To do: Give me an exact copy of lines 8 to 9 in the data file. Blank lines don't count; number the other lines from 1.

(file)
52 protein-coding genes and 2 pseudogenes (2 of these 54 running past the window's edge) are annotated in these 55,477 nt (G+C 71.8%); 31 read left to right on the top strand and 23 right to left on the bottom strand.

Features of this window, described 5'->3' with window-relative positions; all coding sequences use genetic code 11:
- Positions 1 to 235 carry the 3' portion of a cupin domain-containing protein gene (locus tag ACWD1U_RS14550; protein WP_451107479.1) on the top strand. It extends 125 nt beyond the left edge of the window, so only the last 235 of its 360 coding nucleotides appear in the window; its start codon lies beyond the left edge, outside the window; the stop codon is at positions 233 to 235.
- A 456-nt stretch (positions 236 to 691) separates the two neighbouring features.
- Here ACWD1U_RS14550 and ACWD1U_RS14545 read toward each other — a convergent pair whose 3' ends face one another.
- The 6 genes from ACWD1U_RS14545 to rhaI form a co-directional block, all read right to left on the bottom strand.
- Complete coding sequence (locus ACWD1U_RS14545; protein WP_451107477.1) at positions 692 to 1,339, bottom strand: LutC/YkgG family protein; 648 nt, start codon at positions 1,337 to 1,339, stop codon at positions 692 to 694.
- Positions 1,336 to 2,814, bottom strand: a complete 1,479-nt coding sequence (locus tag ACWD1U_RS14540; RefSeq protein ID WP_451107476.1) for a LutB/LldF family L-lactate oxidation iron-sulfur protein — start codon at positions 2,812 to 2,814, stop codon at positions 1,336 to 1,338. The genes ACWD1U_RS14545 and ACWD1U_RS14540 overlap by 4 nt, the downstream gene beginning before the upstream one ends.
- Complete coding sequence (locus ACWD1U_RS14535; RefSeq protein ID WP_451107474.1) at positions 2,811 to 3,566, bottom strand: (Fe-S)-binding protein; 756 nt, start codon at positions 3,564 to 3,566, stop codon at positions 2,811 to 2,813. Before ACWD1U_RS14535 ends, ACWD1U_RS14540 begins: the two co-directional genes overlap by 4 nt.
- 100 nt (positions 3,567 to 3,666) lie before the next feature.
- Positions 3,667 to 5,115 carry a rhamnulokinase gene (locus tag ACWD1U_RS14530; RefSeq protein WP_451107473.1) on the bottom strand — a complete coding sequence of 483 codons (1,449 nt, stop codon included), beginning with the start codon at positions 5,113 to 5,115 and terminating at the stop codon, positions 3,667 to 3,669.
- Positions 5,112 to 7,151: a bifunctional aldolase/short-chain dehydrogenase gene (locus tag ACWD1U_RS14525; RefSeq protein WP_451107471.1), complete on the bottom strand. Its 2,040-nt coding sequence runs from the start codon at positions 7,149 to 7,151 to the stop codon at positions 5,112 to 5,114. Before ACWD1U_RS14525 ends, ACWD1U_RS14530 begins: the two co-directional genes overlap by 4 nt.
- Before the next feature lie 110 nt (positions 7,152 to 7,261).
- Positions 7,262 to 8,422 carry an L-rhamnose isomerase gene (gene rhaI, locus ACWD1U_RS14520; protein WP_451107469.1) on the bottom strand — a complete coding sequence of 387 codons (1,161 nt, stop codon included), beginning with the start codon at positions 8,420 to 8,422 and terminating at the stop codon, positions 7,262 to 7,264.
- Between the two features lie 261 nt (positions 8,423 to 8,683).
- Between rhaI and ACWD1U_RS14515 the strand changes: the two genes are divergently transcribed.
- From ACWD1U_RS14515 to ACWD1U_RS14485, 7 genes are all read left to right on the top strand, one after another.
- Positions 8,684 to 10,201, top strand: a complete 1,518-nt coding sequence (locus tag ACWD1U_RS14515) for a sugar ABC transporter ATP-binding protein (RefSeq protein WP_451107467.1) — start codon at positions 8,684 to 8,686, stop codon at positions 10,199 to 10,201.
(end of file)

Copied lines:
- Positions 1,336 to 2,814, bottom strand: a complete 1,479-nt coding sequence (locus tag ACWD1U_RS14540; RefSeq protein ID WP_451107476.1) for a LutB/LldF family L-lactate oxidation iron-sulfur protein — start codon at positions 2,812 to 2,814, stop codon at positions 1,336 to 1,338. The genes ACWD1U_RS14545 and ACWD1U_RS14540 overlap by 4 nt, the downstream gene beginning before the upstream one ends.
- Complete coding sequence (locus ACWD1U_RS14535; RefSeq protein ID WP_451107474.1) at positions 2,811 to 3,566, bottom strand: (Fe-S)-binding protein; 756 nt, start codon at positions 3,564 to 3,566, stop codon at positions 2,811 to 2,813. Before ACWD1U_RS14535 ends, ACWD1U_RS14540 begins: the two co-directional genes overlap by 4 nt.